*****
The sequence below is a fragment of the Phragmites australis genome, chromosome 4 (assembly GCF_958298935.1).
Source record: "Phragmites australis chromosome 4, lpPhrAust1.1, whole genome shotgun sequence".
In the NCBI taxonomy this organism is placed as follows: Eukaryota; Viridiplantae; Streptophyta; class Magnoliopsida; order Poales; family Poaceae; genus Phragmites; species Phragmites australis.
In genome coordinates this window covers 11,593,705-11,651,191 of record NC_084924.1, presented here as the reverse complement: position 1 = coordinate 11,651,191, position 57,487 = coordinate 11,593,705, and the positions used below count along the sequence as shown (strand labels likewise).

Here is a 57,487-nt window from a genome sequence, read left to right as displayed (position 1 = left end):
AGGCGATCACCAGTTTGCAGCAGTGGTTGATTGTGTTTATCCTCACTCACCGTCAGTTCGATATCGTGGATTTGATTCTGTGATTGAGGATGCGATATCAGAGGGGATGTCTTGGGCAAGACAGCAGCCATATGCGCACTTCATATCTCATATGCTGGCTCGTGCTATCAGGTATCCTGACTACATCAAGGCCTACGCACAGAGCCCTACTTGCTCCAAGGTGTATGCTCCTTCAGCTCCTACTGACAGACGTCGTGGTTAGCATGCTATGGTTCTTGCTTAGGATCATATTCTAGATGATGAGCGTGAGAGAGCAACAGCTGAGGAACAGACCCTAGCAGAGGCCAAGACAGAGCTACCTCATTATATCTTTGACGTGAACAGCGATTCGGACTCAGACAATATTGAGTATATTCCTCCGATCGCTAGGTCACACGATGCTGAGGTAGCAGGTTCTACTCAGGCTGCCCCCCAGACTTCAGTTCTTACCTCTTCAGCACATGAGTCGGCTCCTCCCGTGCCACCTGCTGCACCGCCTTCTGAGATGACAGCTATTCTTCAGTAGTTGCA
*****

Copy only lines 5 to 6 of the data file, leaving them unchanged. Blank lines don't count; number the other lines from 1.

Here is a 57,487-nt window from a genome sequence, read left to right as displayed (position 1 = left end):
AGGCGATCACCAGTTTGCAGCAGTGGTTGATTGTGTTTATCCTCACTCACCGTCAGTTCGATATCGTGGATTTGATTCTGTGATTGAGGATGCGATATCAGAGGGGATGTCTTGGGCAAGACAGCAGCCATATGCGCACTTCATATCTCATATGCTGGCTCGTGCTATCAGGTATCCTGACTACATCAAGGCCTACGCACAGAGCCCTACTTGCTCCAAGGTGTATGCTCCTTCAGCTCCTACTGACAGACGTCGTGGTTAGCATGCTATGGTTCTTGCTTAGGATCATATTCTAGATGATGAGCGTGAGAGAGCAACAGCTGAGGAACAGACCCTAGCAGAGGCCAAGACAGAGCTACCTCATTATATCTTTGACGTGAACAGCGATTCGGACTCAGACAATATTGAGTATATTCCTCCGATCGCTAGGTCACACGATGCTGAGGTAGCAGGTTCTACTCAGGCTGCCCCCCAGACTTCAGTTCTTACCTCTTCAGCACATGAGTCGGCTCCTCCCGTGCCACCTGCTGCACCGCCTTCTGAGATGACAGCTATTCTTCAGTAGTTGCA